New Minnesota Wage Theft Law - No Worries!

June 20, 2019
Blog
HR Compliance
Employee & Labor Relations
Read time: 3 mins

It seems that everyone is all wound-up over Minnesota’s new Wage Theft Law that goes into effect on July 1, 2019. We know new laws can be complicated and difficult. But this one really isn’t. So, let’s all relax a little and read on.

The first part of the law is a no brainer:

  • Employers must pay employees in a timely manner, at least minimum wage, and pay overtime, if applicable. If this isn’t happening now, let’s talk.
  • Paystubs must be given out with each pay period and describe what the pay and deductions are for. Be sure to have the employer’s name, address and telephone number on there. None of this is new. Not already doing that? Penalties are higher with the new law, so we recommend you start ASAP.
New Rules

Next, freshen up your offer letters a little, and make sure these questions are already answered:

  • Start date? How much will the employee make? Salary or hourly? Exempt or nonexempt? Is he or she paid weekly, biweekly, twice monthly, monthly? Is there a commission structure?  What shift (if applicable)? What does PTO/vacation and sick time accrual look like? What are the deductions being paid? Employer name, address, and telephone number? See, we bet you already have all of this. 
  • The new necessary info for the offer letter as of July 1 is:
    • The date of the first payday.
    • Spelling out any allowances (like meals and lodging). This is rare for employers, by the way.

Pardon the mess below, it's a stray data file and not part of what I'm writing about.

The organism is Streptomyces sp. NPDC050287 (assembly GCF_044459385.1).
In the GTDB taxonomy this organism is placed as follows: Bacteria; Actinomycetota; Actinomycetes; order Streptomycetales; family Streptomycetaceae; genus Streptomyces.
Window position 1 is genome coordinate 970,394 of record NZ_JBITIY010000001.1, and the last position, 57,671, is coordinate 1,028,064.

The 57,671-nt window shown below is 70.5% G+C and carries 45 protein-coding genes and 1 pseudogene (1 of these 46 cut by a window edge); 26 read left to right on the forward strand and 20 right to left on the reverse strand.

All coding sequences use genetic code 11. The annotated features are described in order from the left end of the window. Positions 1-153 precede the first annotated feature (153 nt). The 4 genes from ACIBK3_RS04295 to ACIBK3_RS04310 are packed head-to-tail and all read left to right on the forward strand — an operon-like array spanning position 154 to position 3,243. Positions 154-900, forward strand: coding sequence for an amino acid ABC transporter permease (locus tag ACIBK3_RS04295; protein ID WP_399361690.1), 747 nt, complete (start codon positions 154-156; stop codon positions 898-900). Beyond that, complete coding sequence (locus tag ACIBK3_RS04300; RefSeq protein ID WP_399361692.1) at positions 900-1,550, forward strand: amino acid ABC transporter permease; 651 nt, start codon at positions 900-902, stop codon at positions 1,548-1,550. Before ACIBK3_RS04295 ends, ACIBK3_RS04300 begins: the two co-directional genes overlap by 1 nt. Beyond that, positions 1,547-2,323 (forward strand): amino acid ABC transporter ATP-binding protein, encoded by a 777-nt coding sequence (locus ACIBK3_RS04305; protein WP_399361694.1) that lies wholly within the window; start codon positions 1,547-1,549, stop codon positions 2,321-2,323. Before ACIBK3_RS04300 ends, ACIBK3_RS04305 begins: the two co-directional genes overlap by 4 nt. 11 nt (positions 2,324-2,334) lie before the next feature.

• An offer to put the offer letter in a different language if needed. The Department of Labor and Industry (DLI) will provide, in multiple languages, the text that must be included with the notice so don’t sweat this.

If you don't do offer letters, then make sure this required information is in a wage notice, like this.

A new rule that goes into effect next month is when employers roll out a new policy, they’ll need all employees to acknowledge it, with a date.

  • We suggest reviewing and updating your policies once a year. More than that may be a drag to keep going back to everyone for their acknowledgment of the new policy change.

Lastly, something you are probably already doing, but now must:

  • When an employee’s wages change, he or she needs to acknowledge it. Someone is getting a raise? Great! Write her an email, letter or performance review telling her she’s going to be making more money, and she needs to acknowledge the increase. 

That’s it. See? Easy peasy. Yes, it’s a little more documentation to gather and retain for three years. But hey, we are HR professionals. We love documentation!